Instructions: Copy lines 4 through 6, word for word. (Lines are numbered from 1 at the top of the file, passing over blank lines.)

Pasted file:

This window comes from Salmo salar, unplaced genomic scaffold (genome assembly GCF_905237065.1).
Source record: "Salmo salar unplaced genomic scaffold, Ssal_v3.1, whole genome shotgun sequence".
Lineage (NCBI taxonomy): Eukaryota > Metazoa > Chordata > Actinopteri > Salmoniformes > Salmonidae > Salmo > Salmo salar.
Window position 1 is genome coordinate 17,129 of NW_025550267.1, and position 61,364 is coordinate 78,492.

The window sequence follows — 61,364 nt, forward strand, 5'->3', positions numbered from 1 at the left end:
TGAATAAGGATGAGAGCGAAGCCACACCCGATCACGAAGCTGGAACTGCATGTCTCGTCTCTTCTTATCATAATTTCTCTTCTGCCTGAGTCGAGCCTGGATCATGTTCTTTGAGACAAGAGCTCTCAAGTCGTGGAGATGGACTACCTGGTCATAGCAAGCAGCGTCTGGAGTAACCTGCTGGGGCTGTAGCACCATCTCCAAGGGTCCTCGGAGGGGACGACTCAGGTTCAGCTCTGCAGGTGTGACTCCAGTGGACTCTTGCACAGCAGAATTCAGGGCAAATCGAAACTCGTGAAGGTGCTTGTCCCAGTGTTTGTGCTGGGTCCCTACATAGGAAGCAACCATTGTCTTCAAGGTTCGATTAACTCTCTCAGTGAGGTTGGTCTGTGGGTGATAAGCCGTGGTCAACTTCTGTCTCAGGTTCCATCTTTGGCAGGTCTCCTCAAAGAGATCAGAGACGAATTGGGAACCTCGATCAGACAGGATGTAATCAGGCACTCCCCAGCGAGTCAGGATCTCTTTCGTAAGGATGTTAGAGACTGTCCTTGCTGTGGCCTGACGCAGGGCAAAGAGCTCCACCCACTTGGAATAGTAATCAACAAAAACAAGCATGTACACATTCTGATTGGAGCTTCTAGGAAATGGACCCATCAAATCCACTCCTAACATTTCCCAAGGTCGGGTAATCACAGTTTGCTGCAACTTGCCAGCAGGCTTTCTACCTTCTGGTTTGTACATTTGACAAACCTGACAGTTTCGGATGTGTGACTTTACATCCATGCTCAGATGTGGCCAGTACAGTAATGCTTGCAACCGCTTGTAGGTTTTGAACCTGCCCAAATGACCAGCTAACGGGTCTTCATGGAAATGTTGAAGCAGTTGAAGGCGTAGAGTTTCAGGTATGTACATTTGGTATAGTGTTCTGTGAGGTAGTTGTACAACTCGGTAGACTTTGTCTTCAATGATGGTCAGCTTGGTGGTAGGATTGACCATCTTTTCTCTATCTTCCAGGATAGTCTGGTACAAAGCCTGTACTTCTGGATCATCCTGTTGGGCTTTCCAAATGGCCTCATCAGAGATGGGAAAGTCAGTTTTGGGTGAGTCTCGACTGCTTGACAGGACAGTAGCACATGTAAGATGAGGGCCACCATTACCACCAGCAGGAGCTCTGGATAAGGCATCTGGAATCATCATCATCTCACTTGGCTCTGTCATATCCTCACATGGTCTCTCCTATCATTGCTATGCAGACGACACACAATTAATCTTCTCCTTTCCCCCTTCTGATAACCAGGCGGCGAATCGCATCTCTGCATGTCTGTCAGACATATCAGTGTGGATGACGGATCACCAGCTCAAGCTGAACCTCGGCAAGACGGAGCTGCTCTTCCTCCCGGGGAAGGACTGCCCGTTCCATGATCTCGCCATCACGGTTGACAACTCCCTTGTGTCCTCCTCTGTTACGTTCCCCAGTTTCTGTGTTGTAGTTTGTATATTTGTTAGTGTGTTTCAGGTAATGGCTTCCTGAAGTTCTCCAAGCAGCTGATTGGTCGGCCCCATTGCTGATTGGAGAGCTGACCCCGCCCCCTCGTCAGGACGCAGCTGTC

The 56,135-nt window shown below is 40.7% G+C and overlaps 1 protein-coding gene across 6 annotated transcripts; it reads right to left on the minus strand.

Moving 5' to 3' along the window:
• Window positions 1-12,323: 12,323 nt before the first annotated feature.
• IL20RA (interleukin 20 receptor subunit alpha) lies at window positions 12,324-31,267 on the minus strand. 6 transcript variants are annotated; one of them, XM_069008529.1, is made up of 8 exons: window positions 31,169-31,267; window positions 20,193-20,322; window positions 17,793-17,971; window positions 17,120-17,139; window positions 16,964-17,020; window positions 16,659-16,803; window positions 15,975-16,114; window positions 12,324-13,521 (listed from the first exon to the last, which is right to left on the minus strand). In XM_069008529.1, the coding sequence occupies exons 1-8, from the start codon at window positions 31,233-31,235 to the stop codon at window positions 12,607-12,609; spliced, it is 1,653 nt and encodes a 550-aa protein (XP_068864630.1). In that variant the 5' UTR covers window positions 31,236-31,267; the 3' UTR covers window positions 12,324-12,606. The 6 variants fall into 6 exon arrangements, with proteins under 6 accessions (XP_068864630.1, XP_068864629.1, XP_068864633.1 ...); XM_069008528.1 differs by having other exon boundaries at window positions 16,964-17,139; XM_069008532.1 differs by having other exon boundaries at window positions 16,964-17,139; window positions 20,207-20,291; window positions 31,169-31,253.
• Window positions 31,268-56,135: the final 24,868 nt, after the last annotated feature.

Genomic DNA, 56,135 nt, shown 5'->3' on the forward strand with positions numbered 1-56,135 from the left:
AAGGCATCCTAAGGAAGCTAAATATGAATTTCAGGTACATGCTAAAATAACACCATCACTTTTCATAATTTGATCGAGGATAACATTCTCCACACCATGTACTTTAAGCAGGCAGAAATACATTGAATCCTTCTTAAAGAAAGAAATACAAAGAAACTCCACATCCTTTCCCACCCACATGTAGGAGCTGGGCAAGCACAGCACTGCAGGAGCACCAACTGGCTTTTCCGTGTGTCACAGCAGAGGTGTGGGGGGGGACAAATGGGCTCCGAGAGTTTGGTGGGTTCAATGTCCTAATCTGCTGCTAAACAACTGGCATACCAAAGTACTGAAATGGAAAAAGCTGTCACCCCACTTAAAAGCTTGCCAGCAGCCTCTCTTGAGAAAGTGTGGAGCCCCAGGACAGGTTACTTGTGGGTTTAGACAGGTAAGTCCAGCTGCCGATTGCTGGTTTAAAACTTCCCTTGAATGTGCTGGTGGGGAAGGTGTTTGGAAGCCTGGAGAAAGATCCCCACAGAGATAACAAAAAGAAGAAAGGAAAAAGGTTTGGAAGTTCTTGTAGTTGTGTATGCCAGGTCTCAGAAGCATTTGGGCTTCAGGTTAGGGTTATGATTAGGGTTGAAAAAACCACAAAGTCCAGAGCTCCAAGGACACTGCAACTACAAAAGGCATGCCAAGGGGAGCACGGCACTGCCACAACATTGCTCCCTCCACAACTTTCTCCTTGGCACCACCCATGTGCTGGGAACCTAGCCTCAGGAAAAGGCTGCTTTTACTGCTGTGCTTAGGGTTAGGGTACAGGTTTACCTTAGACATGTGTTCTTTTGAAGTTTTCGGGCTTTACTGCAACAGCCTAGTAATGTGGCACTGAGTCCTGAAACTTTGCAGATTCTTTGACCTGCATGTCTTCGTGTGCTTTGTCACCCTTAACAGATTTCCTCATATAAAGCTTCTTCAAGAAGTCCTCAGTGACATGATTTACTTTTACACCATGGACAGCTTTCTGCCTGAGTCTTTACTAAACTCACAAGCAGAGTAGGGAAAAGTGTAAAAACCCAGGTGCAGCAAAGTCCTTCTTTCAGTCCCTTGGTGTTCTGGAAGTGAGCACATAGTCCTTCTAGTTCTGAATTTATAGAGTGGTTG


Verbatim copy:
Window position 1 is genome coordinate 17,129 of NW_025550267.1, and position 61,364 is coordinate 78,492.

The window sequence follows — 61,364 nt, forward strand, 5'->3', positions numbered from 1 at the left end:
TGAATAAGGATGAGAGCGAAGCCACACCCGATCACGAAGCTGGAACTGCATGTCTCGTCTCTTCTTATCATAATTTCTCTTCTGCCTGAGTCGAGCCTGGATCATGTTCTTTGAGACAAGAGCTCTCAAGTCGTGGAGATGGACTACCTGGTCATAGCAAGCAGCGTCTGGAGTAACCTGCTGGGGCTGTAGCACCATCTCCAAGGGTCCTCGGAGGGGACGACTCAGGTTCAGCTCTGCAGGTGTGACTCCAGTGGACTCTTGCACAGCAGAATTCAGGGCAAATCGAAACTCGTGAAGGTGCTTGTCCCAGTGTTTGTGCTGGGTCCCTACATAGGAAGCAACCATTGTCTTCAAGGTTCGATTAACTCTCTCAGTGAGGTTGGTCTGTGGGTGATAAGCCGTGGTCAACTTCTGTCTCAGGTTCCATCTTTGGCAGGTCTCCTCAAAGAGATCAGAGACGAATTGGGAACCTCGATCAGACAGGATGTAATCAGGCACTCCCCAGCGAGTCAGGATCTCTTTCGTAAGGATGTTAGAGACTGTCCTTGCTGTGGCCTGACGCAGGGCAAAGAGCTCCACCCACTTGGAATAGTAATCAACAAAAACAAGCATGTACACATTCTGATTGGAGCTTCTAGGAAATGGACCCATCAAATCCACTCCTAACATTTCCCAAGGTCGGGTAATCACAGTTTGCTGCAACTTGCCAGCAGGCTTTCTACCTTCTGGTTTGTACATTTGACAAACCTGACAGTTTCGGATGTGTGACTTTACATCCATGCTCAGATGTGGCCAGTACAGTAATGCTTGCAACCGCTTGTAGGTTTTGAACCTGCCCAAATGACCAGCTAACGGGTCTTCATGGAAATGTTGAAGCAGTTGAAGGCGTAGAGTTTCAGGTATGTACATTTGGTATAGTGTTCTGTGAGGTAGTTGTACAACTCGGTAGACTTTGTCTTCAATGATGGTCAGCTTGGTGGTAGGATTGACCATCTTTTCTCTATCTTCCAGGATAGTCTGGTACAAAGCCTGTACTTCTGGATCATCCTGTTGGGCTTTCCAAATGGCCTCATCAGAGATGGGAAAGTCAGTTTTGGGTGAGTCTCGACTGCTTGACAGGACAGTAGCACATGTAAGATGAGGGCCACCATTACCACCAGCAGGAGCTCTGGATAAGGCATCTGGAATCATCATCATCTCACTTGGCTCTGTCATATCCTCACATGGTCTCTCCTATCATTGCTATGCAGACGACACACAATTAATCTTCTCCTTTCCCCCTTCTGATAACCAGGCGGCGAATCGCATCTCTGCATGTCTGTCAGACATATCAGTGTGGATGACGGATCACCAGCTCAAGCTGAACCTCGGCAAGACGGAGCTGCTCTTCCTCCCGGGGAAGGACTGCCCGTTCCATGATCTCGCCATCACGGTTGACAACTCCCTTGTGTCCTCCTCTGTTACGTTCCCCAGTTTCTGTGTTGTAGTTTGTATATTTGTTAGTGTGTTTCAGGTAATGGCTTCCTGAAGTTCTCCAAGCAGCTGATTGGTCGGCCCCATTGCTGATTGGAGAGCTGACCCCGCCCCCTCGTCAGGACGCAGCTGTC